OPM has estimated that the savings to the government–and thus the cost to employees and retirees– of the Trump administration’s budgetary proposals on federal pay and benefits at $143.5 billion over 10 years.

That estimate came in draft legislation OPM sent to Congress to turn into law the administration’s budgetary proposals to reduce the value of federal retirement benefits in several ways–some of them affecting only those who retire in the future but others affecting current retirees as well–while requiring most current employees to contribute more toward their retirement benefits.

Those proposals were in the administration’s budget plan three months ago but that did not spell out the dollar impact. The new document projects that they would be effective with fiscal year 2019, which begins in October, although there is little chance of a budget being approved by then.

Most FERS employees currently pay 0.8, 3.1 or 4.4 percent of salary toward retirement, depending on the year they were first hired. Those amounts would be phased up until they reached 7.25 percent for each; increases would be not as steep for law enforcement officers and others already paying higher amounts under special retirement provisions. The total would be a required increase in the employee shares–and an offsetting reduction in the government share–of $68.7 billion over 10 years.

The higher contributions would not apply to those under CSRS, who now constitute only about 5 percent of the workforce. They generally pay 7 percent already, although they do not pay the 6.2 percent of pay Social Security contribution that FERS employees also pay.

Currently, all CSRS retirees receive COLAs under the same inflation index used for Social Security benefits, while most of those under FERS do not receive COLAs until age 62 and there can be a reduction depending on the level of inflation. The administration proposes to shave a half-percentage point off CSRS COLAs and to eliminate those on the civil service portion of FERS–which would apply to both current and future retirees–and to make various technical changes to disability retirement benefits. The projected loss to retirees would be $50.2 billion over 10 years.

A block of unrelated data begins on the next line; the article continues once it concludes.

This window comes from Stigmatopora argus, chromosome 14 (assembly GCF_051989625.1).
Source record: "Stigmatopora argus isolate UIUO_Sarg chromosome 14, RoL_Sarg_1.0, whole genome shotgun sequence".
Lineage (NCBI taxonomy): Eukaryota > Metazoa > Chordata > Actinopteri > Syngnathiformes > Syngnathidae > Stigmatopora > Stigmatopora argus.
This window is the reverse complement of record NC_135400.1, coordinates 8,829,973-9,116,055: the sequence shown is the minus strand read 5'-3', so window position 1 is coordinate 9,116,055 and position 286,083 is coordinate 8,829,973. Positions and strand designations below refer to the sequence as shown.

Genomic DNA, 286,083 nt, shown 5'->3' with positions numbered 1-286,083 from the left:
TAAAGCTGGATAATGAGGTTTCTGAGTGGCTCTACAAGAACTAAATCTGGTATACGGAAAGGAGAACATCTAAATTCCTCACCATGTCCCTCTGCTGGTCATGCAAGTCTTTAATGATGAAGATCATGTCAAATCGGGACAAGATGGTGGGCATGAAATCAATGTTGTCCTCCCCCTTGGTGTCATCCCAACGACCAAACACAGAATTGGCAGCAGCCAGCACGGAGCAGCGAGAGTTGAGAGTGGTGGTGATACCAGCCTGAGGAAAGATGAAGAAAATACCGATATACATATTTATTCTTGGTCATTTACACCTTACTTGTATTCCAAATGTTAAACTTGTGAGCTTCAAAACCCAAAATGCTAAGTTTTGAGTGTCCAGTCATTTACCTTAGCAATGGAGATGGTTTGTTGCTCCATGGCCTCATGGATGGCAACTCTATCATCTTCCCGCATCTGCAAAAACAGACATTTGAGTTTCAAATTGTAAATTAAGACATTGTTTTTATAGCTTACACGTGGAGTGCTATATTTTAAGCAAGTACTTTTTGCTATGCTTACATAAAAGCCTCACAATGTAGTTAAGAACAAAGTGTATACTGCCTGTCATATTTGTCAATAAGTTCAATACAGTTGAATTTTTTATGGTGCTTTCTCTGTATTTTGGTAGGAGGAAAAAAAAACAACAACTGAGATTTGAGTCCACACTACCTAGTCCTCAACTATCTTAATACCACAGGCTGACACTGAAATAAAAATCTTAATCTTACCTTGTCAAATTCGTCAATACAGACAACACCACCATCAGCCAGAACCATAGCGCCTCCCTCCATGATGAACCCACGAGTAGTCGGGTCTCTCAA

Two proposals would apply only to those retiring in the future: changing the benefit calculation from a high-3 to a high-5 salary base, both under CSRS and FERS, and ending the special retirement supplement paid only under FERS, to most of those who retire before age 62 and continuing to that age when they can begin drawing Social Security benefits. The document projects a 10-year cost to future retirees of $5.9 billion for the former and $18.7 billion for the latter.

The document does not address other proposals contained in the budget, including to deny a general federal pay raise in January and to stretch out the waiting periods for within-grade raises by one year at each step, while creating a $1 billion fund to reward top performers and to pay incentives in hard-to-fill occupations.